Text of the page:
Zoo helping boost endangered frog population with baby frog release: ‘Every tiny frog counts’

Multiple northern leopard frogs are being released in Washington state after getting a head...
Multiple northern leopard frogs are being released in Washington state after getting a head start at the Oregon Zoo.(Oregon Zoo/Michael Durham)
Published: Aug. 24, 2022 at 3:06 PM CDT
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PORTLAND, Ore. (KPTV/Gray News) - Wildlife officials are helping an endangered frog species in the Pacific Northwest.

More than a hundred endangered northern leopard frogs have been released into the Columbia National Wildlife Refuge.

KPTV reports the froglets were hatched from eggs collected by the Washington Department of Fish and Wildfire at the Oregon Zoo. They spent six months in a secluded area within the zoo.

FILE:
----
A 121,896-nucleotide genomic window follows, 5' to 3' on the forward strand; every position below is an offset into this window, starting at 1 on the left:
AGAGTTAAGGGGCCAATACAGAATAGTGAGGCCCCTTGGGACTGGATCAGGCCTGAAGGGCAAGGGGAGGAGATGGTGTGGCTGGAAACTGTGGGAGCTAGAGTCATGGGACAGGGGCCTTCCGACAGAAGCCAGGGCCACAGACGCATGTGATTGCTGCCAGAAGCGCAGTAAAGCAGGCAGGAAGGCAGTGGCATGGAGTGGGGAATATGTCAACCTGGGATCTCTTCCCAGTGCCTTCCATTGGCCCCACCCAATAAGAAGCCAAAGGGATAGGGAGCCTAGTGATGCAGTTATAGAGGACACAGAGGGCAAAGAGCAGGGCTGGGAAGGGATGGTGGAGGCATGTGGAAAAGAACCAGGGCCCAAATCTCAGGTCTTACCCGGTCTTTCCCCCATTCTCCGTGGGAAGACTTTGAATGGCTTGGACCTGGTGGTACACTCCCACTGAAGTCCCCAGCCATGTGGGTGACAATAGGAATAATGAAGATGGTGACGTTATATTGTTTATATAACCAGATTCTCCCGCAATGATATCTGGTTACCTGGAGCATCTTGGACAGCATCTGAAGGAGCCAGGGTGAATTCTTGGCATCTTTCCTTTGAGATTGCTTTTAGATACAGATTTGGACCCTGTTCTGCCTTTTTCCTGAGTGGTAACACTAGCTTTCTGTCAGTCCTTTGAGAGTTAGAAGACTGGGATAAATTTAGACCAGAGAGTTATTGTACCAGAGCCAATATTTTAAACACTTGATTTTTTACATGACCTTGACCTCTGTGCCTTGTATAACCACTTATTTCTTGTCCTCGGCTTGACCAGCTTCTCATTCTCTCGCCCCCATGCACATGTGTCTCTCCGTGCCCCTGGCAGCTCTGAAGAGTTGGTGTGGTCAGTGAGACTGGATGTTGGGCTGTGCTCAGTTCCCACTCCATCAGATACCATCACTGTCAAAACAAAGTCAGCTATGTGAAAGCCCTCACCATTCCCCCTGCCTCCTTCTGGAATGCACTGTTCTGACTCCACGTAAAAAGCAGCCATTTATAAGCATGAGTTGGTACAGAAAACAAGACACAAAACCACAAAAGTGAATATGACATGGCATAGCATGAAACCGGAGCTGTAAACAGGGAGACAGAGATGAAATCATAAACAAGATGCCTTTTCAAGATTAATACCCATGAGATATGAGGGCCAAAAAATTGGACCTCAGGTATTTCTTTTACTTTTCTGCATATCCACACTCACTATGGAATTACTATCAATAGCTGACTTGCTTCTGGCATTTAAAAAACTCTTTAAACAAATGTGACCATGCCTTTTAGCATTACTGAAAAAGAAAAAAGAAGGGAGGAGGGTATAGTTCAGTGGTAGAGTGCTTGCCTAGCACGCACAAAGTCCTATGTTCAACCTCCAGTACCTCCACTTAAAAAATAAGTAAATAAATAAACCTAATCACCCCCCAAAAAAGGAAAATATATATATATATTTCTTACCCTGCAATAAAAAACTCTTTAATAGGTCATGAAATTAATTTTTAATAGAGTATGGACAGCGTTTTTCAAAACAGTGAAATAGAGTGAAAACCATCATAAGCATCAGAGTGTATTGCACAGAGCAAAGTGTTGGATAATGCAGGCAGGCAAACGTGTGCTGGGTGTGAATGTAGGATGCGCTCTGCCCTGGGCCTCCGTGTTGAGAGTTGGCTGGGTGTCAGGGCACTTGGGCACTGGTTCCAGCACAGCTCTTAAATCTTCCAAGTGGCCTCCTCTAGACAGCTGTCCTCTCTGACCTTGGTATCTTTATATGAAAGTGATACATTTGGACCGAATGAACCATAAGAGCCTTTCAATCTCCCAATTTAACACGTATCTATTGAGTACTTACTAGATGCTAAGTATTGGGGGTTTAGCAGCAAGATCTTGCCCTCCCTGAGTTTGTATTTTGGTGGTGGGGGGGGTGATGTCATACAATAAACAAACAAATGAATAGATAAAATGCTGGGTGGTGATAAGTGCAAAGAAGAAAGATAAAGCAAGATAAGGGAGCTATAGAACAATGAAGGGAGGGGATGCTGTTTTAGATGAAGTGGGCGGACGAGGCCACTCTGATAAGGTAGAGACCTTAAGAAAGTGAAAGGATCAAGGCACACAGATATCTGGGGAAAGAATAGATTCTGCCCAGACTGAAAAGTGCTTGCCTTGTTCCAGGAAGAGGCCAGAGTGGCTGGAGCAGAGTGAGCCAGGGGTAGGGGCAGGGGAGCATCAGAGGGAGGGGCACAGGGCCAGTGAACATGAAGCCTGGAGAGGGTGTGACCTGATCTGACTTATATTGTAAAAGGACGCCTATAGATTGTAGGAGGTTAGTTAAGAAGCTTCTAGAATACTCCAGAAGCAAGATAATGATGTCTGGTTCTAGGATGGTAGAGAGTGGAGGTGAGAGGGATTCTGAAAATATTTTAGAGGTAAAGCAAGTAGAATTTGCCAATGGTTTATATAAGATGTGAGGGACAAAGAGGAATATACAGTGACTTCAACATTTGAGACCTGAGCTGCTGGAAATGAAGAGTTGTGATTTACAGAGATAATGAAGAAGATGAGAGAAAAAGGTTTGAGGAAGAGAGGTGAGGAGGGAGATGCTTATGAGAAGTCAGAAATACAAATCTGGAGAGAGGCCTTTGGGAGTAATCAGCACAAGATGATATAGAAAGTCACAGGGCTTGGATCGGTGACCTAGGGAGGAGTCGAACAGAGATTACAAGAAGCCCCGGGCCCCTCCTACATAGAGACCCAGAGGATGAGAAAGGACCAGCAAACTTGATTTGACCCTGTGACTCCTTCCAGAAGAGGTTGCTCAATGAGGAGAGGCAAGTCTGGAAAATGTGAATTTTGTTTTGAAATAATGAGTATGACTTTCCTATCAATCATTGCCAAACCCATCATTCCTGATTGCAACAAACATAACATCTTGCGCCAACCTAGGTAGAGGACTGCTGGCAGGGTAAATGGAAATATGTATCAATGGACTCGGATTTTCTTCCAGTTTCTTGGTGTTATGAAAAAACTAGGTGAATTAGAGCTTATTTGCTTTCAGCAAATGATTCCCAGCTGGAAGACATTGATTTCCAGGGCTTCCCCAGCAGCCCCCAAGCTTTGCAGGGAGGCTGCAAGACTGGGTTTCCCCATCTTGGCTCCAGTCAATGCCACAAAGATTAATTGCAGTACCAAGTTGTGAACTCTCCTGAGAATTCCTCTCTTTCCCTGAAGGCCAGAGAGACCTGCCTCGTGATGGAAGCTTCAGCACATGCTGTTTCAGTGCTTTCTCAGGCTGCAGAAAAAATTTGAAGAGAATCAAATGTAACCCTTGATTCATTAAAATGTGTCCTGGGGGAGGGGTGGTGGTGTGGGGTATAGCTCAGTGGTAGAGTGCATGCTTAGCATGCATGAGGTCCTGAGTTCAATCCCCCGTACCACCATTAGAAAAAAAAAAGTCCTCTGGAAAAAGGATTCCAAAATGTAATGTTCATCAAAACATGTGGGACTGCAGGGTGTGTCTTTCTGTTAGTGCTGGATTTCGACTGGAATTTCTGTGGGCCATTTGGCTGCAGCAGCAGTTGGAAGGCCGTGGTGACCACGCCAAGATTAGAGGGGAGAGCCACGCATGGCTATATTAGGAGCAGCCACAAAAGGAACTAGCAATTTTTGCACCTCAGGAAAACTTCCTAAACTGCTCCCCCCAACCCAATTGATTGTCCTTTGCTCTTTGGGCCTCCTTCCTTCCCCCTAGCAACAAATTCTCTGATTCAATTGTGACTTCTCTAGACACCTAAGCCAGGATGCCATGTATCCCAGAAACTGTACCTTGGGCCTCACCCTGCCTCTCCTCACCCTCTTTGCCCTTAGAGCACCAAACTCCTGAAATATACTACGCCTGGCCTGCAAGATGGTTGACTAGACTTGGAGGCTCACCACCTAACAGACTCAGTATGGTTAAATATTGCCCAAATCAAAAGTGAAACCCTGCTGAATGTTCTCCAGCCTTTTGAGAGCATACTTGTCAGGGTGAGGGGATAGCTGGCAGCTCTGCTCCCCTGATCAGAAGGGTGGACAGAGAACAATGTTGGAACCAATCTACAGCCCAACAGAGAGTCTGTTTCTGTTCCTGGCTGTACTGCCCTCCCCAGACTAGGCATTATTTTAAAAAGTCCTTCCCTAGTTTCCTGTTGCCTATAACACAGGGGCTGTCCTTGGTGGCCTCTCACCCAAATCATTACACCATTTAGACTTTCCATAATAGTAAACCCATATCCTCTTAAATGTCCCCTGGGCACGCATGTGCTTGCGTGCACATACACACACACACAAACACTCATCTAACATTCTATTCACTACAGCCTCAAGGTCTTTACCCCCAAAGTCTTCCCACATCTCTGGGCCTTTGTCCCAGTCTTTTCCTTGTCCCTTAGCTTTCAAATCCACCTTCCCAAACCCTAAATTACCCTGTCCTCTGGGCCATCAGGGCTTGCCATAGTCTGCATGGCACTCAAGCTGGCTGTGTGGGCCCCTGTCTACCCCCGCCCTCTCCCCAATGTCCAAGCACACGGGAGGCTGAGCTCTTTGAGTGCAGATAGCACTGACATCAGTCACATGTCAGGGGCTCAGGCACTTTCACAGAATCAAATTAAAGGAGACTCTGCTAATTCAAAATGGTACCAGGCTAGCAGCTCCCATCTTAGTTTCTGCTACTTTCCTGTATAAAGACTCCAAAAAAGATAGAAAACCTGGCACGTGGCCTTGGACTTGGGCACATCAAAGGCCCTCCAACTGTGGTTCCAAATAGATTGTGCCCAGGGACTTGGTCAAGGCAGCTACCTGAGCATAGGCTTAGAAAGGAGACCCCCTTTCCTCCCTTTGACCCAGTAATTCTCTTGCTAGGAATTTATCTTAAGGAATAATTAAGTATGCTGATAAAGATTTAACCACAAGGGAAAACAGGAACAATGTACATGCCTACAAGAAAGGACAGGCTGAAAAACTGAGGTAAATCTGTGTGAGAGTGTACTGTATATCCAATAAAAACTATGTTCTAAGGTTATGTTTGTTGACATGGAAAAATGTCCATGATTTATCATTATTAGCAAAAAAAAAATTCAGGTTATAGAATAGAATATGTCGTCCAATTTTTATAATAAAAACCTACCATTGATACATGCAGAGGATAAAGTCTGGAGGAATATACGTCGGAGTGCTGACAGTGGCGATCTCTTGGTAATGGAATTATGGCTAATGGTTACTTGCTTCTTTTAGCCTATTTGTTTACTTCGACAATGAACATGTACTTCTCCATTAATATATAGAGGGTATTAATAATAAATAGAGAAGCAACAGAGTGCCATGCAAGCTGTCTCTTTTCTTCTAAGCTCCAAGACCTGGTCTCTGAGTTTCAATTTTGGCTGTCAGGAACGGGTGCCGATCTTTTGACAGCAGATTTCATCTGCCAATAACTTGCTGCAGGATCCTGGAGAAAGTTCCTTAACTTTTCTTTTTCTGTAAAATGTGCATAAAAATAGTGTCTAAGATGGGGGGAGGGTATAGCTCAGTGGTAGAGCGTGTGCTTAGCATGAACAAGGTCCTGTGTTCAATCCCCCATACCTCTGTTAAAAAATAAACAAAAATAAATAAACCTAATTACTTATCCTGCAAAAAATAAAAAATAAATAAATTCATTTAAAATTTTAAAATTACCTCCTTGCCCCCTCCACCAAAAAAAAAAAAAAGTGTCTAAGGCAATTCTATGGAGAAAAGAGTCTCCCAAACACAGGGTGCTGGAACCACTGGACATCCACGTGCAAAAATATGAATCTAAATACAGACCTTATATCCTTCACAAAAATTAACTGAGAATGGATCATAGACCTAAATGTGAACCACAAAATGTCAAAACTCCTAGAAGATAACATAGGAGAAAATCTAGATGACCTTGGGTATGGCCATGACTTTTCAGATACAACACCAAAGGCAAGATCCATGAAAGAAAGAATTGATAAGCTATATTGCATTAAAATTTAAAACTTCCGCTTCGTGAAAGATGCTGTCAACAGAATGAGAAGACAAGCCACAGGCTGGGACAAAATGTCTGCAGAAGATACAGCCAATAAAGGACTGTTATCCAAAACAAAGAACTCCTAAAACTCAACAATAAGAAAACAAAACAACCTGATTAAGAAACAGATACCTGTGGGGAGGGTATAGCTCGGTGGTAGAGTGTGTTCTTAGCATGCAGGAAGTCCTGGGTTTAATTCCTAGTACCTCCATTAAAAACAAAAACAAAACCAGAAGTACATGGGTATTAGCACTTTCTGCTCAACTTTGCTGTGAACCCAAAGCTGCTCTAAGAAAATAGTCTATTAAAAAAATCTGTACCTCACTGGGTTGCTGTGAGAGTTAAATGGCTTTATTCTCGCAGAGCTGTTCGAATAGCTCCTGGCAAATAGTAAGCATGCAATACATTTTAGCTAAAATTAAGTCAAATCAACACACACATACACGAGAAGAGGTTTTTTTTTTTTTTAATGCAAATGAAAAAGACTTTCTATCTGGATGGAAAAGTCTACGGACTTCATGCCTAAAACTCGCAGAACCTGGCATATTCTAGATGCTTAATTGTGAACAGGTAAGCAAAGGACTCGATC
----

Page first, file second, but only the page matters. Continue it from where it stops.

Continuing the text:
“We keep the eggs safe and healthy until they’re ready to hatch,” said Sara Morgan, who oversees the zoo’s frog-rearing efforts. “Froglets have a much better chance at surviving in the wild on their own than eggs or tadpoles.”

Zoo biologists said northern leopard frogs have been rapidly disappearing from their native ranges in the Pacific Northwest. The species has been listed as endangered since 1999 in Washington state, and only one known population remains.

“Every tiny frog counts,” Morgan said.

Biologists attribute the species’ decline to a combination of threats, including habitat loss, disease, pollution and climate change. The zoo and its conservation partners said they hope to replenish the region’s northern leopard frog population.

The recovery effort is a partnership with the Washington Department of Fish and Wildlife, U.S. Fish and Wildlife Service, Washington State University and the Northwest Trek Wildlife Park.